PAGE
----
Hello, and welcome to Radio Rants. We’re having an old friend today.
I started Radio Rants as Ke$ha was on her way up in the world, and at the time, I don’t think I hated anyone as much as I hated her. Not only did Ke$ha typify everything bad about pop music, she reveled in typifying everything bad about pop music. The stupidity, the vapidity, and oh that AutoTune…it was just everything to make a music snob foam at the mouth. After reviewing her stuff on the site before, plus listening to it here and there for comparison’s sake, I have to say, she’s not as hate worthy as I thought. Even with the incessant catchiness aside, “Tik Tok” is almost savant-like as far as Bad Pop Songs go. While she’s made truly appalling music before, but she’s also made some genuinely good songs, too.
I gave all of her previous singles a relisten before getting ready to write this review, and listening to them all in one swoop made something really obvious: Ke$ha has a very limited range. If you want a song to play while doing a round of shots, she’s got ya covered, but she’s something of a one trick pony otherwise. I get that few pop stars have a wide sonic or subject variety, but glitchy, overstimulating, and yes, sleazy sounds and lyrics are vital to Ke$ha’s identity in a way that they aren’t for other pop stars. It worked back in 2010; “Tik Tok” was the biggest song of the year, and she was a big part of the club pop trend. But, now that the club bubble’s burst, can she stay relevant or adapt?
“Die Young” starts by reminding us that fuck it, if Flo Rida can still have a hit, so can Ke$ha. At least that’s the only explainable reason for why “Die Young” starts with a slightly retweaked take on the intro to Flo’s “Good Feeling”. And while it’s still very much a Dr. Luke and Benny Blanco single, it still feels somewhat organic by Ke$ha standards. The acoustic guitar from “Good Feeling” is back, and there’s some organic drum work in the prechorus. It’s kind of slick, but also makes for a deflating first listen or two; “Die Young” can’t help but sound like more of the same.
A lot of “Die Young” is also flatout forgettable. It’s no surprise in a pop song when the chorus does all of the work, but “Die Young”‘s chorus is the only memorable part of the song. That strikes me as something new for Ke$ha; even her verses were reliable for some inane lines. What have we got this time?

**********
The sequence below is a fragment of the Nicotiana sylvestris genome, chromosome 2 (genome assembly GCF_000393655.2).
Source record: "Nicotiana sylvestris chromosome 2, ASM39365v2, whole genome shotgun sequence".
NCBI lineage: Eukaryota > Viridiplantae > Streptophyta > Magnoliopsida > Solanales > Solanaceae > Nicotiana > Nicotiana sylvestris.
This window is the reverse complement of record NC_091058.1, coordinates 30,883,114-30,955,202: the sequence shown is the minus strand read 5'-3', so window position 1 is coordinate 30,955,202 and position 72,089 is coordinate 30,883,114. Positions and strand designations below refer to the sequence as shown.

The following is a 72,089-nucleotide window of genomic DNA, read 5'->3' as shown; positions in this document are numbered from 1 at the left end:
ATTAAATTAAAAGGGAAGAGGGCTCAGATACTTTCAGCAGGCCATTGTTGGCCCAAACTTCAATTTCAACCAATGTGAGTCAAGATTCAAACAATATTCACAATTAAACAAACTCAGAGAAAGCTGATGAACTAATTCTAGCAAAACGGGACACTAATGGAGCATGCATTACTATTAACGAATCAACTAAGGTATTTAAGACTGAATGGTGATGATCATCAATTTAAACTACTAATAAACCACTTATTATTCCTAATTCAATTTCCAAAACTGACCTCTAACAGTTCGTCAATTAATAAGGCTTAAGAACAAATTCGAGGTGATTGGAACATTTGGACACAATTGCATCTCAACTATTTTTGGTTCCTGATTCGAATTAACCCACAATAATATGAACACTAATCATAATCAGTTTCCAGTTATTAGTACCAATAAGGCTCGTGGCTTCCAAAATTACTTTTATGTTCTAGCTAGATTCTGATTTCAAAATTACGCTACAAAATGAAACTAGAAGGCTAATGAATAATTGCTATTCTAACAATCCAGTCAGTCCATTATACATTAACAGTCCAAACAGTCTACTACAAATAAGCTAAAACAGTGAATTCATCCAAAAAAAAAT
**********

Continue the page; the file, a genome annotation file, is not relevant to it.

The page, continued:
“Young hearts, out our minds/running like we outta time/Wild childs, lookin’ good/Livin’ hard just like we should” So are we skipping the part where she tells us she’s at a party, or is it just assumed at this point?
“Looking for some trouble tonight/Take my hand, I’ll show you the wild side” “Hey I heard you were the wild on–no, that’s Flo Rida again. You ever get the feeling that Ke$ha and Flo Rida are the people who insist that the party keeps going even after everyone else has left or passed out and the sun’s coming up? At this point, I’d chalk the similarities up to neither of them knowing how to do anything but party as opposed to copycating.
“Young hunks, taking shots/Stripping down to dirty socks” Hey, how do you take all of the fun out of drunk, hormone induced naked time? Include the phrase “dirty socks”. All the fun of imagining these good looking naked people…gone, because I keep focusing on dirty socks.
“I hear your heart beat to the beat of the drums/Oh what a shame that you came here with someone/So while you’re here in my arms” A little cliche, but the melody’s good here, so I’ll allow it. That and the drum beat after the first line’s a nice touch.
“Let’s make the most of the night like we’re gonna die young” So the song’s meaning is basically someone shouting “YOLO!”.
Like I said, the chorus is really catchy and high energy, but “Die Young” strikes me as kind of eh. It’s a little smoother around the edges–imagine vodka and Redbull instead of shooting bottom-shelf tequila–but it’s more of the same. Maybe “Die Young” will be what “We Are Never Ever Getting Back Together” was to Red: a pop lead-in to a surprisingly diverse album. Ke$ha’s got enough personality and frankly enough weirdness that she’d be able to get away with more than this, and it’d be fun to see her try. But, of course, there’s always that party to be had, and if it ain’t broke, why fix it?